Herts County Councillors Decline to scrutinise School Library Service decision

Bad news from County Hall today – members of the Overview and Scrutiny Committee have decided not to add the decision to close Hertfordshire’s Schools Library Service from March 31 this year to their work programme.

We’re saddened by this, because we believe it’s a poor end for a service that produced a nationally-respected body of work, gaining attention and respect for Hertfordshire all around the country, and for the staff past and present that have worked in it. We’re also sad for all the teachers and school librarians that will now be soldiering on without any professional support from librarians.

The Schools Library Service worked to help school staff promote reading for pleasure, teach information literacy and develop research skills with pupils. The alternative sources of support suggested by the council either do not offer the same depth of expertise or fall foul of exactly the same problem that seems to have felled the SLS – precious little flexibility in school budgets to fund such work.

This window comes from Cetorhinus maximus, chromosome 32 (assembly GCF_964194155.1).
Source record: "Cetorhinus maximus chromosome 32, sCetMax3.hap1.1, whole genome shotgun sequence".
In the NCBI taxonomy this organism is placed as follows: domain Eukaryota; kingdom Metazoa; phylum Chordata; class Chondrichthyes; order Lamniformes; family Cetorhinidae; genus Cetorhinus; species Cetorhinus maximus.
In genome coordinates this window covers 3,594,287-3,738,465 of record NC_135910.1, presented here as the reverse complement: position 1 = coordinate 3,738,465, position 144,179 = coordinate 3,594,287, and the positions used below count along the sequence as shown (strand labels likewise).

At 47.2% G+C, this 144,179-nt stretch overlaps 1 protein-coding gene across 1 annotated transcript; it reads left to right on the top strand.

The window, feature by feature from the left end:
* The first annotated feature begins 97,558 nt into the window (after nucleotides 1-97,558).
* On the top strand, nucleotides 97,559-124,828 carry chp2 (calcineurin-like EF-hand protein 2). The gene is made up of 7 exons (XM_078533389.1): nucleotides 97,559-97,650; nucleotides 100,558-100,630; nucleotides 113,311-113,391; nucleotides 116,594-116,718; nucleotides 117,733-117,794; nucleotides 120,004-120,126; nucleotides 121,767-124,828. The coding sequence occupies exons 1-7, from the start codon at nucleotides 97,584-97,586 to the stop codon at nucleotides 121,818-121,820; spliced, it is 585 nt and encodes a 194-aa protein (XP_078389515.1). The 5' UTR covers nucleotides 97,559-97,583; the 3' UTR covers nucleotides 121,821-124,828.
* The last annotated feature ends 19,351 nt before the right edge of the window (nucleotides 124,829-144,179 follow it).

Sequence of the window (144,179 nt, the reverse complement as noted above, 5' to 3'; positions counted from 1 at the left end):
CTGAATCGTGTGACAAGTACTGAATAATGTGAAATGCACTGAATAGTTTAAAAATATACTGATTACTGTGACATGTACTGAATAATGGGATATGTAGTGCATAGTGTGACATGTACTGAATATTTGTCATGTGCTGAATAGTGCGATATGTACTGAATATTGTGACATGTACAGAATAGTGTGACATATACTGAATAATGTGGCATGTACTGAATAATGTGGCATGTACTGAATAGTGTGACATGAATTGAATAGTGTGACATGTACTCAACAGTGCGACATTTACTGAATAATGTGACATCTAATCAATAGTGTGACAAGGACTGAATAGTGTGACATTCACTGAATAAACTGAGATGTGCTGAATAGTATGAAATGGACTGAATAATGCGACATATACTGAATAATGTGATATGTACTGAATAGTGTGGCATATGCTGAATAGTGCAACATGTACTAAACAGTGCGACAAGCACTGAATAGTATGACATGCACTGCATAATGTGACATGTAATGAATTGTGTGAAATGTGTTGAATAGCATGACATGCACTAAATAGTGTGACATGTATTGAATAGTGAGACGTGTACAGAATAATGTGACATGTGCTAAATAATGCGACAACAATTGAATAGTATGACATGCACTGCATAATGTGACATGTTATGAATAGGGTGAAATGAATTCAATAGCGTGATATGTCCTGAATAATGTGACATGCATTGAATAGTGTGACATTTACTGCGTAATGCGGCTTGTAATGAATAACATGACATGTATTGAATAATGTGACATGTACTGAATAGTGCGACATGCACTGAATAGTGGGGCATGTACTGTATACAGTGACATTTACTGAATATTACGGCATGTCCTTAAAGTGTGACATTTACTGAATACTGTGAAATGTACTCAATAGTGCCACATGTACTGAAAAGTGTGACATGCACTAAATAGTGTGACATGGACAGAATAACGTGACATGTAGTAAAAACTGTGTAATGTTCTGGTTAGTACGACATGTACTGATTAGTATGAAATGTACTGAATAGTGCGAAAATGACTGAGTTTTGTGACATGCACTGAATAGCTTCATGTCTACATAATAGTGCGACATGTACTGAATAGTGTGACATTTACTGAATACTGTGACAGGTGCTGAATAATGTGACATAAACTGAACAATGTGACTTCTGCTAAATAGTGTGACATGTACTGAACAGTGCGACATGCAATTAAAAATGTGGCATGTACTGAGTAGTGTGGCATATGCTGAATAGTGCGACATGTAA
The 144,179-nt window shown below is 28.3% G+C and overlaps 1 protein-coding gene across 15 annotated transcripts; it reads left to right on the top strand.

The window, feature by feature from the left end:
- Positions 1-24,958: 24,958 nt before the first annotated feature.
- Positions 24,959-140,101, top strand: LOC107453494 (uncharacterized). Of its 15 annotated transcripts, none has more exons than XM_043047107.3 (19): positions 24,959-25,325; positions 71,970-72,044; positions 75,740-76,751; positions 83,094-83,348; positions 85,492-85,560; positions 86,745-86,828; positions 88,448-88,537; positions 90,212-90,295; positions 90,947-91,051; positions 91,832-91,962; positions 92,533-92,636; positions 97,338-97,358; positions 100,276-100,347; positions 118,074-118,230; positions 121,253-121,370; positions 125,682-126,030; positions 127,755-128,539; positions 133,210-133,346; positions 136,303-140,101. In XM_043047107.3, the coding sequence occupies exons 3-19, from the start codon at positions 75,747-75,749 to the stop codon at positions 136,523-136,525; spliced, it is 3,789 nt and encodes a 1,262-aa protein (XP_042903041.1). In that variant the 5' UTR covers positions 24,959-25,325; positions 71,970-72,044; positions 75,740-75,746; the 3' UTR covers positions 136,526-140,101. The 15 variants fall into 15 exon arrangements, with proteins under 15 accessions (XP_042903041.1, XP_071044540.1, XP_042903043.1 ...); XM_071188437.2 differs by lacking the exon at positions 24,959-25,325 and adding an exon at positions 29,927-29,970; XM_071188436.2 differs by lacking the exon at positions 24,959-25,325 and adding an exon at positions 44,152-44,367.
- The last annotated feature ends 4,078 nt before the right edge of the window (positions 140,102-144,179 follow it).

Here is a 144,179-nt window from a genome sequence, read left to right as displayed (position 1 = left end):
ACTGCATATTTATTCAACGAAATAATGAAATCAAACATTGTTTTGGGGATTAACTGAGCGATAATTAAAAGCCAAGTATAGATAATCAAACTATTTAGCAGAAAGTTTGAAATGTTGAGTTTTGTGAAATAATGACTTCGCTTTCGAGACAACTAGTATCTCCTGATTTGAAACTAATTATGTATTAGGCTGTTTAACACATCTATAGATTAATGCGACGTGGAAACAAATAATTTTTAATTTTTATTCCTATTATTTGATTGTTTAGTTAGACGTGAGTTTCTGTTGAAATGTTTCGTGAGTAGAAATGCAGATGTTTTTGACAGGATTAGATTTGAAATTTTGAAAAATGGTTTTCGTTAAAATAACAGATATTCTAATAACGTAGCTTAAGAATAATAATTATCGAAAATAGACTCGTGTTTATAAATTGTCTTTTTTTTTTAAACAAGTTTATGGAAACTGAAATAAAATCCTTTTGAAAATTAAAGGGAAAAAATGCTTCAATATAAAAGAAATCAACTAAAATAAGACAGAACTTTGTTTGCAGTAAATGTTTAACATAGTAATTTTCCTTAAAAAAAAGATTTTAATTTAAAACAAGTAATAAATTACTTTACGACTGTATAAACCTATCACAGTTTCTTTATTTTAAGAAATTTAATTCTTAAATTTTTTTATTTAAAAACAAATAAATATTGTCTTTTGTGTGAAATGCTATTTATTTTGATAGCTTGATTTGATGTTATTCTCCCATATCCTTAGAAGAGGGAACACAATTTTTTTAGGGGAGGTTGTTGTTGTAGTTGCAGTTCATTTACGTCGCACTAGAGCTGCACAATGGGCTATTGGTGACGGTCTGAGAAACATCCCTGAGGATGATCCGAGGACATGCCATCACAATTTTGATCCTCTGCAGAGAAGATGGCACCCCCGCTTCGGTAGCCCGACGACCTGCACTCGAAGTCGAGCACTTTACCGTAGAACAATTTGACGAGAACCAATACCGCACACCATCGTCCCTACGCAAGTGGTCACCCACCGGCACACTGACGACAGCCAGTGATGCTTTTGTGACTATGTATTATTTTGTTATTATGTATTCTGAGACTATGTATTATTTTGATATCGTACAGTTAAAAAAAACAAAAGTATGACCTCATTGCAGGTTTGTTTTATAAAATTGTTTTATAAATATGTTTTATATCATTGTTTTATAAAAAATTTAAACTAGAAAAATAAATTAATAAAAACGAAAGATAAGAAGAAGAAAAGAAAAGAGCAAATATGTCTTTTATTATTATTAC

This was an opportunity for councillors to make a real commitment to the importance of child literacy and to examine how Hertfordshire would rise to the challenge of shifting trends in education funding and also improve its future decision-making. Unfortunately, these are opportunities they have decided not to take.

So where does it leave us, and other people who support libraries in Hertfordshire? Disappointed, of course, but now more determined than ever to make National Libraries Day on February 4th a success as a positive sign of the support and affection that exists for libraries across our area.

No Reprieve for School Library Service Closure

Despite calls from the Chartered Institute of Library and Information Professionals (CILIP) and the School Library Association (SLA) to explore alternative funding sources, Hertfordshire County Council is adamant that the service will close on 31st March 2012.

 

'Explored alternatives'

Mr Hayward said that the council had consulted with schools and "explored alternative structures and service offers" over several years in an attempt to address the service's problems.

"All in all, we have reduced the cost of providing the service by 43% over the last five years, but it is still in deficit, and it has become increasingly difficult to develop a service offer at a contract price which individual schools are now prepared to pay," he said.

"If the value that schools place on the Schools Library Service does not translate into actually buying subscriptions, then the service is no longer financially viable."

"No school library should close as a result of this decision."


source: BBC News